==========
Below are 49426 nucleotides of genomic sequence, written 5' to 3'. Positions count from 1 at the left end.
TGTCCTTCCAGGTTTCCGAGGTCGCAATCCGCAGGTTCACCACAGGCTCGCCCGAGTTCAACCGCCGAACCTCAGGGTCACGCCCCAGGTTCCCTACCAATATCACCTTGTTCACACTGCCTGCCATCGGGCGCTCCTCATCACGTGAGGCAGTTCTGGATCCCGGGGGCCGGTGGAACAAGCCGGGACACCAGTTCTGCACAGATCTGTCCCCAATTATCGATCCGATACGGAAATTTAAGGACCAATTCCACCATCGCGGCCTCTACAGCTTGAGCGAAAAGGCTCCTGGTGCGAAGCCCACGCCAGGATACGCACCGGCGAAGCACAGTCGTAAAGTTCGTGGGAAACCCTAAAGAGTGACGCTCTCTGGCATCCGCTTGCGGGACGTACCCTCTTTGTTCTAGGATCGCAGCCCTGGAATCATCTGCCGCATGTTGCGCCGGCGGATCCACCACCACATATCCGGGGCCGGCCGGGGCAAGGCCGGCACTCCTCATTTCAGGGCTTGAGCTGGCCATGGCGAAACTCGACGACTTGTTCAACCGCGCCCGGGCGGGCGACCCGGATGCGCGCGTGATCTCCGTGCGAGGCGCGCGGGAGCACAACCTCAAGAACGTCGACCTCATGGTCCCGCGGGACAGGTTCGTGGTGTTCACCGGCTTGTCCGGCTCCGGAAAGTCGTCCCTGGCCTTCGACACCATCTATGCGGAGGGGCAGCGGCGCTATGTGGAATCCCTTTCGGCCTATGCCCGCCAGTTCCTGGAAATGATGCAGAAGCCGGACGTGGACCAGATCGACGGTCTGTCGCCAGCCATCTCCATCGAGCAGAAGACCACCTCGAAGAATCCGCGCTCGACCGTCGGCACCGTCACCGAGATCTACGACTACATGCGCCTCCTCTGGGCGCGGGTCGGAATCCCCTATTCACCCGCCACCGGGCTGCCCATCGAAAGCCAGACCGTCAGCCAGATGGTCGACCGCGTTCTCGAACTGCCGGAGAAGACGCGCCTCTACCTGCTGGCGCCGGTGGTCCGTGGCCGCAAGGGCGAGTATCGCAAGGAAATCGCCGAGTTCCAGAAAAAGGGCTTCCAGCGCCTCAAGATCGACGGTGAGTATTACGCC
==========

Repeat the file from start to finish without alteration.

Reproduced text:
Below are 49426 nucleotides of genomic sequence, written 5' to 3'. Positions count from 1 at the left end.
TGTCCTTCCAGGTTTCCGAGGTCGCAATCCGCAGGTTCACCACAGGCTCGCCCGAGTTCAACCGCCGAACCTCAGGGTCACGCCCCAGGTTCCCTACCAATATCACCTTGTTCACACTGCCTGCCATCGGGCGCTCCTCATCACGTGAGGCAGTTCTGGATCCCGGGGGCCGGTGGAACAAGCCGGGACACCAGTTCTGCACAGATCTGTCCCCAATTATCGATCCGATACGGAAATTTAAGGACCAATTCCACCATCGCGGCCTCTACAGCTTGAGCGAAAAGGCTCCTGGTGCGAAGCCCACGCCAGGATACGCACCGGCGAAGCACAGTCGTAAAGTTCGTGGGAAACCCTAAAGAGTGACGCTCTCTGGCATCCGCTTGCGGGACGTACCCTCTTTGTTCTAGGATCGCAGCCCTGGAATCATCTGCCGCATGTTGCGCCGGCGGATCCACCACCACATATCCGGGGCCGGCCGGGGCAAGGCCGGCACTCCTCATTTCAGGGCTTGAGCTGGCCATGGCGAAACTCGACGACTTGTTCAACCGCGCCCGGGCGGGCGACCCGGATGCGCGCGTGATCTCCGTGCGAGGCGCGCGGGAGCACAACCTCAAGAACGTCGACCTCATGGTCCCGCGGGACAGGTTCGTGGTGTTCACCGGCTTGTCCGGCTCCGGAAAGTCGTCCCTGGCCTTCGACACCATCTATGCGGAGGGGCAGCGGCGCTATGTGGAATCCCTTTCGGCCTATGCCCGCCAGTTCCTGGAAATGATGCAGAAGCCGGACGTGGACCAGATCGACGGTCTGTCGCCAGCCATCTCCATCGAGCAGAAGACCACCTCGAAGAATCCGCGCTCGACCGTCGGCACCGTCACCGAGATCTACGACTACATGCGCCTCCTCTGGGCGCGGGTCGGAATCCCCTATTCACCCGCCACCGGGCTGCCCATCGAAAGCCAGACCGTCAGCCAGATGGTCGACCGCGTTCTCGAACTGCCGGAGAAGACGCGCCTCTACCTGCTGGCGCCGGTGGTCCGTGGCCGCAAGGGCGAGTATCGCAAGGAAATCGCCGAGTTCCAGAAAAAGGGCTTCCAGCGCCTCAAGATCGACGGTGAGTATTACGCC